Tag Archives: Laura K. Cowan

Laura K. Cowan’s Music of Sacred Lakes is Beautiful Redemptive Ghost Story + INTERVIEW

musicofsacredlakesbookcoverfrontMusic of Sacred Lakes, by Laura K. Cowan, is my type of book. I love books that rise above words on a page and become their own surreal, atmospheric, deep thinking entities. It’s why I love Neil Gaiman, Erin Healy, and Ted Dekker so much. I really wish there were more authors who would write stories that intertwine the essence of life with fantastic ideas and a connection to nature, our ancestors, and the spirit world. Maybe I just think deeper myself than an average person on such subjects, but I doubt it. I am sure there are plenty of us free spirit thinkers sitting on benches by rivers and lakes and thinking about how it all fits together.

In this novel, Laura deals with emotions and issues such as not feeling like you belong, feeling guilty for not meeting expectations, feeling that you can’t be who you are, and as well, emotions that come from accidentally doing something wrong and having it eat away at you. She does a wonderful job of bringing it full circle though and redeeming the protagonist as he does inner soul searching and embraces self-awareness and forgiveness.

This story is somewhat supernatural in regards to it deals with the character diving deep beyond the normal, natural world and seeks guidance from God, spirits, natures, and himself. He is heightened in regards to thinking beyond the average world and healing himself. The lake, and his quest he is sent on by a native american healer to hear the lake speak to him, brings a gothic, foggy feel to the novel.

I really enjoyed Laura’s use of the first people tribes, the Odawa and Ojibwe, which are native to the area of Canada and Michigan. Native American novels and the use of their spiritual history and connection with nature has always interested and appealed to me, so I was thrilled that her novel included this element. It gives us as Christians an understanding that their is more than the usual religion that most are used to, that long before the white men came here, native americans were in-tune to the natural world and as well their own emotions and spiritual plain. A deep understanding of nature can call to us, change us, and speak to us, or how spirits and ancestors can speak to us through it, is so eerie to read about and yet so interesting to think on.

I really loved the issues and emotions Laura put into her book, as well as her character development and  her astounding magical and spiritual realism and symbolism. I can’t read to read more from Laura. If you liked Erin Healy’s Afloat or Neil Gaiman’s The House at the End of the Lane, then I think you’ll love Laura’s Music of the Sacred Lakes.  4.5 stars

Interview with Laura K. Cowan~

laura-k-cowan-headshotHi Laura!! Happy to have you come by Oh, for the Hook of a Book! It’s always a pleasure to have you here. You are kicking off quite the year as not only are you publishing Music of Sacred Lakes, but you have many more books launching this year. How are you feeling about launching Music of Sacred Lakes to the world?

Laura: Thank you! It’s so nice to be back to talk to you again. How am I feeling? Giddiness followed by dread followed by joy. No biggie. But seriously, this book came out of a full year of intense research and involved a shift in my worldview to a new understanding of the connectedness of things, so it’s big for me even if I’m not inventing any new way of seeing things that didn’t already exist in the world. I am super excited to share it with everyone, but I’m also pretty nervous. How many more people have to call me a heretic before I earn my sew-on “This Artist Has Been Flogged and Proven Sincere” patch?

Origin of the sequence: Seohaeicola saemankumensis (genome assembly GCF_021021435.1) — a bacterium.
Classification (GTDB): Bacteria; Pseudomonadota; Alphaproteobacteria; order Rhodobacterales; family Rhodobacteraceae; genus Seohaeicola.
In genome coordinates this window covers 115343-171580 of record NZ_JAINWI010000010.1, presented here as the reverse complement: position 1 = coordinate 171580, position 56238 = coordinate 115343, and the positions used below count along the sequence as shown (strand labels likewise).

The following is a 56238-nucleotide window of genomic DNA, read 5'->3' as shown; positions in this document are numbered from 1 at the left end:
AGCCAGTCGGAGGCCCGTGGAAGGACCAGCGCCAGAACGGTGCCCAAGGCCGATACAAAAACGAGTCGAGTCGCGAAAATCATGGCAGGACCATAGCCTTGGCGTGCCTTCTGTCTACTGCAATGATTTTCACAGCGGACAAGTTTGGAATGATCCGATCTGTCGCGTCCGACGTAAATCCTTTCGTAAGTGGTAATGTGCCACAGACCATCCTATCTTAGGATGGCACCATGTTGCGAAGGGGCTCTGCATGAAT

Erin: NO reason to be nervous….haha! It’s getting somewhat more like spring where we are in Michigan and Ohio, after all that massive snow we had, let’s don our sweatshirts and head out in the cool breeze for a walk around one of our neighboring lakes. Should we bring coffee or tea? I opt this time for a steaming cup of java myself. You?

Laura: I love coffee, but it turns me into a maniac! I seriously can’t drink more than a quarter-cup of coffee without attempting to write an entire book in one day or clean my whole house. That would be awesome if it didn’t involve a crash on the other end. So, tea, thanks.

Erin: I have some great questions I’ve been waiting to ask you so let’s get started.

Q: Tell us a little about Music of Sacred Lakes. What was your inspiration for the novel?

A: My family actually has a sixth-generation family homestead in Northern Michigan like Peter in Music of Sacred Lakes, and while I’m really proud of my pioneering ancestors and relatives who still maintain the farm, I was upset when I learned as a kid about the history of Native American tribes being forced to give their lands to the United States to open it to settlers in the 1800s. I thought all my life about how maybe I should give back land I had control over, or at least help these tribes. In the end I realized that this sort of thing has happened throughout history to many peoples and it’s not possible to untangle it so simply, but it got me thinking about ownership of land, a concept I’ve never really been comfortable with. I also was thinking about how different cultures give rise to unique musical styles that really seem to reflect the environment they come from, and I started to wonder if there was a relationship between music and land. What was people’s relationship to land? What kind of relationships do people have with nature? I was starting to realized that feeling unwanted and displaced in the world was a deeper issue than family relationships, a big theme running through the generations of my family. It had something to do with the way we view our place in the world as a whole as well, something that had more to do with our entire culture’s way of viewing their relationship with nature.